Quantum Motion and University of Pennsylvania agree partnership

Quantum Motion, a quantum computing scaleup from the UK, founded by Professor John Morton from University College London and Professor Simon Benjamin from the University of Oxford, has initiated a flagship academic collaboration with the University of Pennsylvania.

The partnership will afford researchers at the university access to Quantum Motion's leading-edge silicon qubit chips and significant funding that will enhance the university's quantum hardware testing facilities. This marks Quantum Motion’s first academic liaison in the US and is poised to not only further the company's chip development but also to attract foremost talent from the US to contribute to its expansion.

The quantum hardware laboratory at the University of Pennsylvania, steered by Assistant Professor Anthony Sigillito, will delve into exploring the ultimate potential of qubit control utilising Quantum Motion's chips. Sigillito's group is distinguished for its expertise in pioneering methods for encoding and managing electron spin qubits, which is a vital aspect for Quantum Motion as it seeks to realise its ambition of fabricating scalable quantum computers based on silicon.

The partnership will also establish a program of exchange visits between Quantum Motion and the University of Pennsylvania, fostering stronger links and allowing students and academics to experience and contribute to the work conducted in Quantum Motion’s London facilities. The investment by Quantum Motion will include a postdoctoral scholar, funding for a PhD student for three years, and a significant expansion of the quantum hardware testing infrastructure at the university.

John Morton, CTO of Quantum Motion, commented: "North London and Philadelphia pioneered computing in the 1940s with the development of Colossus and ENIAC, the world’s first electronic digital computers, so it is particularly exciting to be launching a partnership linking these historic locations for the development of a new generation of computers. Anthony Sigillito’s group is leading work to enable devices with improved qubit-to-qubit connectivity and new control approaches and we’re looking forward to working with him to develop a truly scalable quantum processor."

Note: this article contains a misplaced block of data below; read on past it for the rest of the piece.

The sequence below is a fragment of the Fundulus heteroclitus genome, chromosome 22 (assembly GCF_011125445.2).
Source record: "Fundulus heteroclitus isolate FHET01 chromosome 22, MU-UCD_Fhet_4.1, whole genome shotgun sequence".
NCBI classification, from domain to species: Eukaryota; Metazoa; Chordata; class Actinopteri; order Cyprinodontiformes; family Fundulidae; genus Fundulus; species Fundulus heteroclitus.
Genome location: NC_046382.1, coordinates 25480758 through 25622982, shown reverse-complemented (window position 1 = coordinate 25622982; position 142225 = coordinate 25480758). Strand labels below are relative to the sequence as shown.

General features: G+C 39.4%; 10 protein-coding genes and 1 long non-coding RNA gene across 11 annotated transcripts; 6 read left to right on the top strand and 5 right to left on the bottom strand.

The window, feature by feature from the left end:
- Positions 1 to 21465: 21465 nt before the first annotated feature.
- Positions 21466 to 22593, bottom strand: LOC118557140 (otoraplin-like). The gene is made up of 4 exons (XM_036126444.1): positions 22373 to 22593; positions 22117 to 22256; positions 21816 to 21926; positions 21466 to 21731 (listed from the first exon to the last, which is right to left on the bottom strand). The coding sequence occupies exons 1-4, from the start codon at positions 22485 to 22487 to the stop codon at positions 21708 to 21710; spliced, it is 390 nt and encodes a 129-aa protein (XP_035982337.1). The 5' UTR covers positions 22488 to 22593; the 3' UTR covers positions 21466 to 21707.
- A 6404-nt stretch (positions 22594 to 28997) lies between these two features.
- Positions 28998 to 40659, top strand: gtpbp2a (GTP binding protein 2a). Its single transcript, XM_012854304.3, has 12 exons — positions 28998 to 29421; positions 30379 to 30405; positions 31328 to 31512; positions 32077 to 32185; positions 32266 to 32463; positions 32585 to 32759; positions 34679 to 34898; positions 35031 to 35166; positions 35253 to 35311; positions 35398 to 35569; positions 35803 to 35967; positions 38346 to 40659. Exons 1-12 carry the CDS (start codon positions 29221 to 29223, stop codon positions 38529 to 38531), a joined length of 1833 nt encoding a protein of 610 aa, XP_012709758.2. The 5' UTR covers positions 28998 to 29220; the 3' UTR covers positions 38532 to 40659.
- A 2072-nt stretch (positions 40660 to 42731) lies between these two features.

Anthony Sigillito, Assistant Professor at the University of Pennsylvania, remarked: “Quantum Motion is taking a systematic approach to understanding and overcoming the hard problems that must be tackled in order to build a long-term technology platform. Scalability is the key theme in my lab and it is clear to me that even in its early days, Quantum Motion has been assessing the prospects for scaling to larger systems. There is a tremendous amount of talent at Quantum Motion and I’m excited that my lab will be able to interact with the Quantum Motion team on a deep level.”

Quantum Motion has marked a series of peer-reviewed, record-breaking milestones in the recent two years, demonstrating silicon's potential as the fastest, most cost-effective, and scalable approach to producing the millions of qubits needed for fully-functional, fault-tolerant quantum computers. Utilising the knowledge, scalability, and manufacturing cost advantages of CMOS semiconductor technology — prevalent in today's silicon chips — the company has engineered and verified integrated circuits capable of generating, routing, and processing signals at deep cryogenic temperatures, down to a few tenths of a degree above absolute zero. The recent successful mass characterisation of thousands of multiplexed quantum dots in a tier one foundry further underscores the company’s strategic advantage.